Steven Adams took the elbow in the face, and he didn’t even flinch.

Both the Jazz and Thunder showed their competitiveness in Utah’s chippy 113-96 Game 4 win Monday. The difference: The Jazz delivered the blow. Oklahoma City took it.

Utah has won three straight to take a 3-1 lead in the first-round series. Teams without home-court advantage up 3-1 in a best-of-seven series have won it 89% of the time. Still, those leading teams lose Game 5 on the road 74% of the time. Game 5 of this series is Wednesday in Oklahoma City.

In other words: The Jazz have seized control of the series. They probably won’t close it out in Game 5 – though the way they’re playing, the certainly could.

Mitchell scored 33 points tonight, the first 30-point playoff game by a rookie since Brandon Jennings in 2010 (34 points). Mitchell has already scored 110 points this postseason, the most by a rookie since Harrison Barnes in 2013 (193 points). With Utah increasingly likely to advance, Mitchell has a chance to catch Dwyane Wade (234 points in 2004).

“He’s playing amazing,” Ricky Rubio said of Mitchell. “He doesn’t seem a rookie at all.”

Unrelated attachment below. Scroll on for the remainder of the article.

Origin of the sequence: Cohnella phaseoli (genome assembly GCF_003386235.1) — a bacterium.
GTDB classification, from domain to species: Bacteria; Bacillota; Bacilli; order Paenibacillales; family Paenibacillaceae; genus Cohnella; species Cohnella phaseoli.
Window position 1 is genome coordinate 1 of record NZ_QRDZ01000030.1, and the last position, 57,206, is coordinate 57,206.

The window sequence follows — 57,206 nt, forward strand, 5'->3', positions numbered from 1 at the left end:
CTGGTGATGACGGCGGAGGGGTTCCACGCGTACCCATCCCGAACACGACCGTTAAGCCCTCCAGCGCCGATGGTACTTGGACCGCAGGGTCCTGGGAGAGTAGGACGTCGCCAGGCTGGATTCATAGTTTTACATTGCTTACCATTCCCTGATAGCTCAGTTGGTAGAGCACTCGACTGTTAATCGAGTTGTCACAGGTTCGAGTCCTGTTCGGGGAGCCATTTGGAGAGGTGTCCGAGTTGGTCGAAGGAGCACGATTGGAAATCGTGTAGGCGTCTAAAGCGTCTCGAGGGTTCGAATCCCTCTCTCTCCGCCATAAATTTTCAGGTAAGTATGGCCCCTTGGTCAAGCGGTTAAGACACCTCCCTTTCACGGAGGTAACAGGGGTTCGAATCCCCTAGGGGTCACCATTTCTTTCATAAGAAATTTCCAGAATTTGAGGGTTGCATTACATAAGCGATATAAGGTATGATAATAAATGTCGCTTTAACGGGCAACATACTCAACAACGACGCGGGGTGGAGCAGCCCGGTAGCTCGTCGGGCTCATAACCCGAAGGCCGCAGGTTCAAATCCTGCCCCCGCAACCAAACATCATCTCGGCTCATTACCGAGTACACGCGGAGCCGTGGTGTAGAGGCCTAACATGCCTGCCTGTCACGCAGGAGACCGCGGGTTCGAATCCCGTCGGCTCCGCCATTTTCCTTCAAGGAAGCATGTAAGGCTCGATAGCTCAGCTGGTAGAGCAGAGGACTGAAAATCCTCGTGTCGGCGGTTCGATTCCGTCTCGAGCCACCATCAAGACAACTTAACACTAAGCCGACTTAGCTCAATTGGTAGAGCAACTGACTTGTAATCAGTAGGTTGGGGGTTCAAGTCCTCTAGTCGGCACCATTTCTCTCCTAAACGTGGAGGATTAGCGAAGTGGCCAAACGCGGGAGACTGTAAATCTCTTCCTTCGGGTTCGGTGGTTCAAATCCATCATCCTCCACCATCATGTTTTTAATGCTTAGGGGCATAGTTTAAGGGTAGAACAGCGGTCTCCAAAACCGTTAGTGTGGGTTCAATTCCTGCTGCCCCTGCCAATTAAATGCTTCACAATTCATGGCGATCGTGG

Rubio, the star of Game 3, happily deferred to Mitchell tonight. Russell Westbrook‘s guarantee to shut down Rubio meant little, as Rubio set the tone as a passer. His eight assists don’t do him justice, as he made key passes that led to fouls drawn and other advantage situations for his teammates.

“We play as a team,” Rubio said.

Westbrook, on the other hand, looked out of control. He committed four first-half fouls, and though calls were questions, he also committed five turnovers and shot just 7-for-18. The question isn’t whether Westbrook was reckless. He was. The only debate is just how reckless.